This week in Tiltrotors and Dynamic Modelling of Drones

isoview

Hello all ! It's been a while since I last posted, it's mostly because I've been busy brushing up on Aircraft controls and dynamics so that I can create an autopilot for the VTOL design. We re-iterated our previous design which was a flying wing to a fixed wing aircraft because no matter how much we tried to optimize it, the performance was always below what is achievable from fixed wing UAVs. So we decided to make the switch and moved to a twin boom inverted V-tail design with three motors.

We got a very efficient forward flying characteristics with the design at a cruise speed of around 20 m/s it can fly for an hour and MTOW is 6.2kg. With the design procedure that was almost similar to my previous post where I talked about Flying wing tilt rotor design, we moved to bigger challenges. The first was to control the aircraft during the three flight regimes : hover, transition and take off. To get the control and stability, derivatives the UAV was modeled in USAF DATCOM+ and the required parameters were obtained. But since the software was written in 1976 it doesn't provide support for V-tail. However, after posting on online forums I was told there's hardly a difference in the stability derivatives and hence, the following model was used to get the results.DATCOM_outThe vertical stabilizer can be seen in the above image which is the drawback of outdated software. However, AVL can also be used to generate control/stability derivatives. I plan to use it in future iterations of the design to get more accurate model. The next step was dynamic modelling of the aircraft in MATLAB. It was started with designing a GUI for visualizing the effect of various input parameters on the UAV. Below is the GUI that was created in MATLAB for the aforementioned purpose.

untitled
GUI for Dynamic Modelling

Once this was done the rigid body equations were modeled (PS debugging in MATLAB is a pain) and the following window was created. This is a screen-grab of the second version of GUI with control gains that allowed me to change the parameters while running the simulation.gui-2

So that's a quick update of what I've been up to. The next step would be to model the aerodynamic equations over the rigid body dynamics skeleton. I plan on first implementing decoupled 3 DOF equation model which I'll later extend to a 6 DOF model of the UAV.

Cheers,

Karan

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Comment by Philippe Petit on June 14, 2015 at 1:11pm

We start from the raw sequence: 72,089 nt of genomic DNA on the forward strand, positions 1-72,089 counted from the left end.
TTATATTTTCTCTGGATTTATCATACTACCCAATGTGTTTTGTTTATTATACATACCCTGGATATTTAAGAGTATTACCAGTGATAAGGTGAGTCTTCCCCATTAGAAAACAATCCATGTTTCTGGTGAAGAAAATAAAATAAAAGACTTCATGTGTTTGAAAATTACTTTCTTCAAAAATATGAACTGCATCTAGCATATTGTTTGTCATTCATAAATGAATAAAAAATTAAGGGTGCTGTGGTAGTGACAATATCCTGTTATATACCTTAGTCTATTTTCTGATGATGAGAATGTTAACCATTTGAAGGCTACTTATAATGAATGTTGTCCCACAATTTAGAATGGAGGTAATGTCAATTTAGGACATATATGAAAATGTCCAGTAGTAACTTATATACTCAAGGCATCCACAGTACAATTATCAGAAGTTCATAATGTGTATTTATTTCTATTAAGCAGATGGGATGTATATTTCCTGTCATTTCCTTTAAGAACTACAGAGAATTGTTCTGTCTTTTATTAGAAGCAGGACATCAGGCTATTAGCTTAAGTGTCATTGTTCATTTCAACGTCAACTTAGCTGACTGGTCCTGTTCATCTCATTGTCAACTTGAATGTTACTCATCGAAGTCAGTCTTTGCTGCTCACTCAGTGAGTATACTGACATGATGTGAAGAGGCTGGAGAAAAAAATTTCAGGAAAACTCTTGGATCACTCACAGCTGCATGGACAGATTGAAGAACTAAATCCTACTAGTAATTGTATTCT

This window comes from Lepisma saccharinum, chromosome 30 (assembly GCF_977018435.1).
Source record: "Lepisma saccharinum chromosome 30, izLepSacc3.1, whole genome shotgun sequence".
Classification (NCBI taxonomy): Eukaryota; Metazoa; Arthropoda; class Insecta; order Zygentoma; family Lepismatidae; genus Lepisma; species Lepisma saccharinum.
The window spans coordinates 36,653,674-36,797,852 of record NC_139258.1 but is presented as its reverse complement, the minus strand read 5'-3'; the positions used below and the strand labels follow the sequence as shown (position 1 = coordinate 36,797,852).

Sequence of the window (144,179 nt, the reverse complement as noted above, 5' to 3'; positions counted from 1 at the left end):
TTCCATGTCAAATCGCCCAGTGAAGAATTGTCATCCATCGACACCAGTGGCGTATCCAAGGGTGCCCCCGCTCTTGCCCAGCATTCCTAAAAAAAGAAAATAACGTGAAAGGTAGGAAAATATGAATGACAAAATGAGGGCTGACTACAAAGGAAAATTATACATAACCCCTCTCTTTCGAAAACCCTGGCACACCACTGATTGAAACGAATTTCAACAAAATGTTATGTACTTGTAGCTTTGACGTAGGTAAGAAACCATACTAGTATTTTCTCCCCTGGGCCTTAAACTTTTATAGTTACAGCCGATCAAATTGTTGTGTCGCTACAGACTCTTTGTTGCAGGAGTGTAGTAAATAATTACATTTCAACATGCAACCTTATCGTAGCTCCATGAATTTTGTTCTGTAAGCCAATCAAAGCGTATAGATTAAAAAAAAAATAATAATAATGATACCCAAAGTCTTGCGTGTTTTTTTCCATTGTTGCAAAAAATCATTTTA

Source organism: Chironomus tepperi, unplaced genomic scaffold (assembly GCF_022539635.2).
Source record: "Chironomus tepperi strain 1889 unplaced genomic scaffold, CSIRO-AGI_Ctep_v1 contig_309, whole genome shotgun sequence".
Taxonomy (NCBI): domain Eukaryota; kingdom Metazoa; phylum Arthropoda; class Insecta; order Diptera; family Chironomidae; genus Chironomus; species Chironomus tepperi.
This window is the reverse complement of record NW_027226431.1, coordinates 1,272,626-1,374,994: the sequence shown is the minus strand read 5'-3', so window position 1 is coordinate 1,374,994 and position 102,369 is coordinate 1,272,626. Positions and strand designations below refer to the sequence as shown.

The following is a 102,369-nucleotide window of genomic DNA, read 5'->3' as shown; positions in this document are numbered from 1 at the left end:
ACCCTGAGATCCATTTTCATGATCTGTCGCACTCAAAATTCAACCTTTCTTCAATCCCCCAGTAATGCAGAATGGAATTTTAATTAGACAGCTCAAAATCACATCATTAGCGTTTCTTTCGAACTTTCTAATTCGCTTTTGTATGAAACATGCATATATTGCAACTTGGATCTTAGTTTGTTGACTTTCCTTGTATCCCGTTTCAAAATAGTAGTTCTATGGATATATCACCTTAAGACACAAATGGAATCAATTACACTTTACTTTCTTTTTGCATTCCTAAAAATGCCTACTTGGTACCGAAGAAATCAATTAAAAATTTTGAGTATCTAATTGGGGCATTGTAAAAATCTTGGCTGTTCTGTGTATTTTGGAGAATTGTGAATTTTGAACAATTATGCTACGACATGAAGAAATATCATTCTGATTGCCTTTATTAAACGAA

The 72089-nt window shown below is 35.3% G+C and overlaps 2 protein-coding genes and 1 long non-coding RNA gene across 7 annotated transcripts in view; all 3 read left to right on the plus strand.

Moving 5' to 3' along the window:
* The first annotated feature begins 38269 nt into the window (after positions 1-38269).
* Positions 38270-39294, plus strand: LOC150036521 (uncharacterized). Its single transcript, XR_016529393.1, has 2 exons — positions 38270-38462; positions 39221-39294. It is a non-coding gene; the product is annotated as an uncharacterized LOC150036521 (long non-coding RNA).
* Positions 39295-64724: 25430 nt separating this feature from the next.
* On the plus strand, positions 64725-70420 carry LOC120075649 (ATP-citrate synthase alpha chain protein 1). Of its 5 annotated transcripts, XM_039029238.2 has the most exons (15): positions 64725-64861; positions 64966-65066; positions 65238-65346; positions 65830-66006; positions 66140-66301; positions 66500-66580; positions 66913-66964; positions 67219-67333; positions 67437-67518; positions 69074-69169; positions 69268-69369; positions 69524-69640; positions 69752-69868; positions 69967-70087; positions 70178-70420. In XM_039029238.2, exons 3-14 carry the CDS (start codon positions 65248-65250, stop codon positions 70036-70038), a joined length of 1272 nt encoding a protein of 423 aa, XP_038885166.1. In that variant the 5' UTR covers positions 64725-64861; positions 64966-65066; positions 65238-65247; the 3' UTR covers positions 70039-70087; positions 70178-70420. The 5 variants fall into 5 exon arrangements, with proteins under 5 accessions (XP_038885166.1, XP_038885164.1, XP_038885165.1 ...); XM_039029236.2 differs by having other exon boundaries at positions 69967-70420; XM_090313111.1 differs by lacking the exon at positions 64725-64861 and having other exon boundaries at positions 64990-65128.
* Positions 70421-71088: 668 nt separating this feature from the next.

Hey Karan,

very nice! I like your Simulation. However Debugging is one of the few things Matlab is actually good at. Have you seen the step-by-step Debugger in Matlab? 

Also which Controller did you use?

Good work!

Phil


Developer
Comment by Ryan Beall on June 14, 2015 at 7:16pm

Nice work, is this based on the BYU matlab sim?

Comment by Karan Chawla on June 14, 2015 at 7:55pm

@Philippe Hey thanks for the reply. No, I haven't seen that I'll check it out. I haven't designed the controller yet, but I'm planning to find the trim states for cruise flight and then as I transition from hover to cruise I'll slowly change my controls to those values and see the trajectory of the drone. 

For now I think a cascaded PID just like our normal autopilots should suffice. What do you think ?

@Ryan Thank you. Yes I'm referring to Beard to build an autopilot for transition flight of tiltrotors :) 

Comment by Philippe Petit on June 15, 2015 at 1:43am

Hello Karan,

No Cascaded PID will do just fine I am sure, however you went through the hazle of finding a Dynamic Model and Designing a Simulation. Therefore I though you would do all that to validate your Flightcontroller with this Simulation.
However you will have differences in your Flight model of your Simulation to the one in Real-life. Therefore if you try to just feedforwarding the Trim values during transition, it might lead to instability if no controller is engaged (that is until you reached the point at which the according Autopilot reengages).

Most people just have a controller for forward flight and hover. Then they just switch and hope for the best, which works in most cases. 

If you want to do it professionally then you would design an autopilot for each Trim value in the Transition regime and then switch between those. Therefore you would not only feedforward the Trim values but also have a PID controller (or something more advanced) to stabilize each Trim state. In this manner you go from Trim value to Trim value until you reach your Desired end state.

Anyway let me know what you decided for.

Phil

Comment by Karan Chawla on June 15, 2015 at 2:55am
Hey Philippe,
I think I used the incorrect term for the kind of controller. Yes, that's what I plan to do. I'll be using this dynamic model while designing my autopilot which shall take care of all the three modes i.e. hover,transition and cruise. Instead of just designing a controller around the system errors as in the most autopilots, I'll be using the dynamic model to get a better controller. I'm just starting out in designing autopilots, so it's going to take some work but I'm sure I'll pick it up.
The idea of modelling the transition as quasi static and going from one trim value to another sounds like an implementable model, although I'll need to read up more about it. I have five parameters that need to be trimmed during each step of transition - delta_a,delta_r,delta_t,delta_e and delta_i which is the tilt angle of the motors. I have found the trimmed state yet for the drone and I'm currently trying to find that.

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